“Yeah I can.” Cliff said. “See, I grew up on a farm where we couldn’t afford horses or four wheel drives, and the whole time I was growing up– until about four years ago when we finally made some money and got a four wheeler– whenever the storms would roll in, I’d have to go out and round up the sheep. We had 2,000 head, and we have 2,000 acres. Sometimes I would have to run those sheep for two or three days. It took a long time, but I’d catch them. I believe I can run this race; it’s only two more days. Five days. I’ve run sheep for three.”
When the marathon started, the pros left Cliff behind in his galoshes. The crowds smiled because he didn’t even run correctly. Instead of running, he appeared to run leisurely, shuffling like an amateur.
Now, the 61-year-old potato farmer from Beech Forest with no teeth had started the ultra-tough race with world-class athletes. All over Australia, people who watched the live telecast kept on praying that someone would stop this crazy old man from running because everyone believed he’ll die even before even getting halfway across Sydney.
Turtle vs rabbits
Every professional athlete knew for certain that it took about 5 days to finish this race, and that in order to compete, you would need to run 18 hours and sleep 6 hours. The thing is, old Cliff Young did not know that!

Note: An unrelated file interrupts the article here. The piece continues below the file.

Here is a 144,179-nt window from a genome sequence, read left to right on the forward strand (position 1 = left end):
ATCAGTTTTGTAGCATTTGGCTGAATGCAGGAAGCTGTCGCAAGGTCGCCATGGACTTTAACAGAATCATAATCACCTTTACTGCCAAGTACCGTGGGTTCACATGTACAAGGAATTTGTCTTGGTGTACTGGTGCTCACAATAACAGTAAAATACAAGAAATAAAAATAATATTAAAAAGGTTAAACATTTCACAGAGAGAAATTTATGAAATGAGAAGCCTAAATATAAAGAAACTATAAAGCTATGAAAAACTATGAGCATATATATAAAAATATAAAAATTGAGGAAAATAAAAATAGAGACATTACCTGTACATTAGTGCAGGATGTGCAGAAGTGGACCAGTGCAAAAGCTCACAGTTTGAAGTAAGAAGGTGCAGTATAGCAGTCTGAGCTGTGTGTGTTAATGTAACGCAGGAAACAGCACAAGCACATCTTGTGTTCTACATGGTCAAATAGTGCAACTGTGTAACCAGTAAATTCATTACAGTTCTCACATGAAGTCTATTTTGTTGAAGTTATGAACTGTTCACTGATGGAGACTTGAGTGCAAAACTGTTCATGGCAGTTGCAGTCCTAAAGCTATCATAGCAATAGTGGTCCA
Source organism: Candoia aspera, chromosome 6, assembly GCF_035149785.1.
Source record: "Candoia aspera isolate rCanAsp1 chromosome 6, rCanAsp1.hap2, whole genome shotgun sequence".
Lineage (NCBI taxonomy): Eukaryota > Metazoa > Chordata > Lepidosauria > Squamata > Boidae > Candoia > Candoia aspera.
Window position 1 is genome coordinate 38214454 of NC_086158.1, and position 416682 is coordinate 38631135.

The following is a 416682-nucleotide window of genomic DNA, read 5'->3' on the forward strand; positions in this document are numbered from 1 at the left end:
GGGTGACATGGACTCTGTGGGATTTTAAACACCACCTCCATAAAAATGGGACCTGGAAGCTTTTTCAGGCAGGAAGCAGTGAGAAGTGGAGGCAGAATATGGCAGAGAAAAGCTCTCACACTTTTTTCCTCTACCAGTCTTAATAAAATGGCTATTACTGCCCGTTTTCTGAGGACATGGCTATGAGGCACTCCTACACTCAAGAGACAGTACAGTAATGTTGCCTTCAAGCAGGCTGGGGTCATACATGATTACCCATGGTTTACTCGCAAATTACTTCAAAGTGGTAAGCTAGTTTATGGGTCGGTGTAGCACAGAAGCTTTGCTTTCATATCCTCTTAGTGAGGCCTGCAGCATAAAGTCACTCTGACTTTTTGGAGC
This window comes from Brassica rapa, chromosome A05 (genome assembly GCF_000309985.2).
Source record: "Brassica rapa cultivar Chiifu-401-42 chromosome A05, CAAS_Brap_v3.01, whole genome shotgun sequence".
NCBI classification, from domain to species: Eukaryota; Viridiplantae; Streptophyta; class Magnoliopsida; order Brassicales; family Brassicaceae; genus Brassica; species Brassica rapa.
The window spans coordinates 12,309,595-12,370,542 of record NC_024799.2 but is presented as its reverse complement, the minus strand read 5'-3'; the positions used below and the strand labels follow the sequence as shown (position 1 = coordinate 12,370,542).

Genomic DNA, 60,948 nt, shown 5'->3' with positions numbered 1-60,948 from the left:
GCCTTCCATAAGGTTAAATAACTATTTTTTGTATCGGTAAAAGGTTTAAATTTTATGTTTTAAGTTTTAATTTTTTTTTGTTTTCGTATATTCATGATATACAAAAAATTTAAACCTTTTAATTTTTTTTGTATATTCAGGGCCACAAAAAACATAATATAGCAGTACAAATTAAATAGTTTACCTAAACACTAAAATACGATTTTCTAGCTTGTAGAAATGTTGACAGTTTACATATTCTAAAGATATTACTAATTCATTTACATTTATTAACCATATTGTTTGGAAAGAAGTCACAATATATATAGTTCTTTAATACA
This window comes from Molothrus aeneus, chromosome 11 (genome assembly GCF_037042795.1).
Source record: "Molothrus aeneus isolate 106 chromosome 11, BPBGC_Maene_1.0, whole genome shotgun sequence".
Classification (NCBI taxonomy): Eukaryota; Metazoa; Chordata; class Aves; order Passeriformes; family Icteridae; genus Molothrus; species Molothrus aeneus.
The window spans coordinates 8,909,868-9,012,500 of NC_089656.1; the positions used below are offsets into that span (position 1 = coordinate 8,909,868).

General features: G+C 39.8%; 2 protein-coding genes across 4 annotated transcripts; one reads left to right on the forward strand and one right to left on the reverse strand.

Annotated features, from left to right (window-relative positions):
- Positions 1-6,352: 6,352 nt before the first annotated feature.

When the morning news of the race was aired, people were in for another big surprise. Cliff was still in the race and had jogged all night down to a city called Mittagong.
Apparently, Cliff did not stop after the first day. Although he was still far behind the world-class athletes, he kept on running. He even had the time to wave to spectators who watched the event by the highways.
When he got to a town called Albury he was asked about his tactics for the rest of the race. He said he would run through to the finish, and he did.
He kept running. Every night he got just a little bit closer to the leading pack. By the last night, he passed all of the world-class athletes. By the last day, he was way in front of them. Not only did he run the Melbourne to Sydney race at age 61, without dying; he won first place, breaking the race record by 9 hours and became a national hero! The nation fell in love with the 61-year-old potato farmer who came out of nowhere to defeat the world’s best long distance runners.